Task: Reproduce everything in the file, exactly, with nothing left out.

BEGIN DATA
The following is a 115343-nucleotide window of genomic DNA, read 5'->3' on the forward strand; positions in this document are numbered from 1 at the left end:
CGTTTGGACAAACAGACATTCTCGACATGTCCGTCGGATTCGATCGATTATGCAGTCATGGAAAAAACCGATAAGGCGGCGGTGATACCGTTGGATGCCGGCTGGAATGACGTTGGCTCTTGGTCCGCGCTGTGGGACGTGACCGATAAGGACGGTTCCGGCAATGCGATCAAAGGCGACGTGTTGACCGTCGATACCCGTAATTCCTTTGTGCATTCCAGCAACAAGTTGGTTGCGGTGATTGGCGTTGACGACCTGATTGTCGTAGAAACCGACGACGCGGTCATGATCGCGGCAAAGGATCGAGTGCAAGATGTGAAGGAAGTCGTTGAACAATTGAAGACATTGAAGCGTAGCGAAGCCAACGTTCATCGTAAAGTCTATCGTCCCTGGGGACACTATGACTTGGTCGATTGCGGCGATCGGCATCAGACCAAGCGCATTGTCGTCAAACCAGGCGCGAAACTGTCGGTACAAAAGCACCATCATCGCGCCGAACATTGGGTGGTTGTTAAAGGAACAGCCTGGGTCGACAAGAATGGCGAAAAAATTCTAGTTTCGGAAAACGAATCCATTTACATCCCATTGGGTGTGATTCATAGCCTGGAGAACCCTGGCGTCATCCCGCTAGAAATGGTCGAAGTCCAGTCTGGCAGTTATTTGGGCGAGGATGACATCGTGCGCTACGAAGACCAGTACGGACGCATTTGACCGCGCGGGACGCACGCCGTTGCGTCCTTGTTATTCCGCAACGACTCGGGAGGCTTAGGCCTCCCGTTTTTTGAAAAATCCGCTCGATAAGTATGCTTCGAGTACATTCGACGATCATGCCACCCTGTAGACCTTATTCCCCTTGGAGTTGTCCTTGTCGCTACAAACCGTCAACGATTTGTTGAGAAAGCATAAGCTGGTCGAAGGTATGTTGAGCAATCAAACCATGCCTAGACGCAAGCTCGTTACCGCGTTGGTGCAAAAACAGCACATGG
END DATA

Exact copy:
The following is a 115343-nucleotide window of genomic DNA, read 5'->3' on the forward strand; positions in this document are numbered from 1 at the left end:
CGTTTGGACAAACAGACATTCTCGACATGTCCGTCGGATTCGATCGATTATGCAGTCATGGAAAAAACCGATAAGGCGGCGGTGATACCGTTGGATGCCGGCTGGAATGACGTTGGCTCTTGGTCCGCGCTGTGGGACGTGACCGATAAGGACGGTTCCGGCAATGCGATCAAAGGCGACGTGTTGACCGTCGATACCCGTAATTCCTTTGTGCATTCCAGCAACAAGTTGGTTGCGGTGATTGGCGTTGACGACCTGATTGTCGTAGAAACCGACGACGCGGTCATGATCGCGGCAAAGGATCGAGTGCAAGATGTGAAGGAAGTCGTTGAACAATTGAAGACATTGAAGCGTAGCGAAGCCAACGTTCATCGTAAAGTCTATCGTCCCTGGGGACACTATGACTTGGTCGATTGCGGCGATCGGCATCAGACCAAGCGCATTGTCGTCAAACCAGGCGCGAAACTGTCGGTACAAAAGCACCATCATCGCGCCGAACATTGGGTGGTTGTTAAAGGAACAGCCTGGGTCGACAAGAATGGCGAAAAAATTCTAGTTTCGGAAAACGAATCCATTTACATCCCATTGGGTGTGATTCATAGCCTGGAGAACCCTGGCGTCATCCCGCTAGAAATGGTCGAAGTCCAGTCTGGCAGTTATTTGGGCGAGGATGACATCGTGCGCTACGAAGACCAGTACGGACGCATTTGACCGCGCGGGACGCACGCCGTTGCGTCCTTGTTATTCCGCAACGACTCGGGAGGCTTAGGCCTCCCGTTTTTTGAAAAATCCGCTCGATAAGTATGCTTCGAGTACATTCGACGATCATGCCACCCTGTAGACCTTATTCCCCTTGGAGTTGTCCTTGTCGCTACAAACCGTCAACGATTTGTTGAGAAAGCATAAGCTGGTCGAAGGTATGTTGAGCAATCAAACCATGCCTAGACGCAAGCTCGTTACCGCGTTGGTGCAAAAACAGCACATGG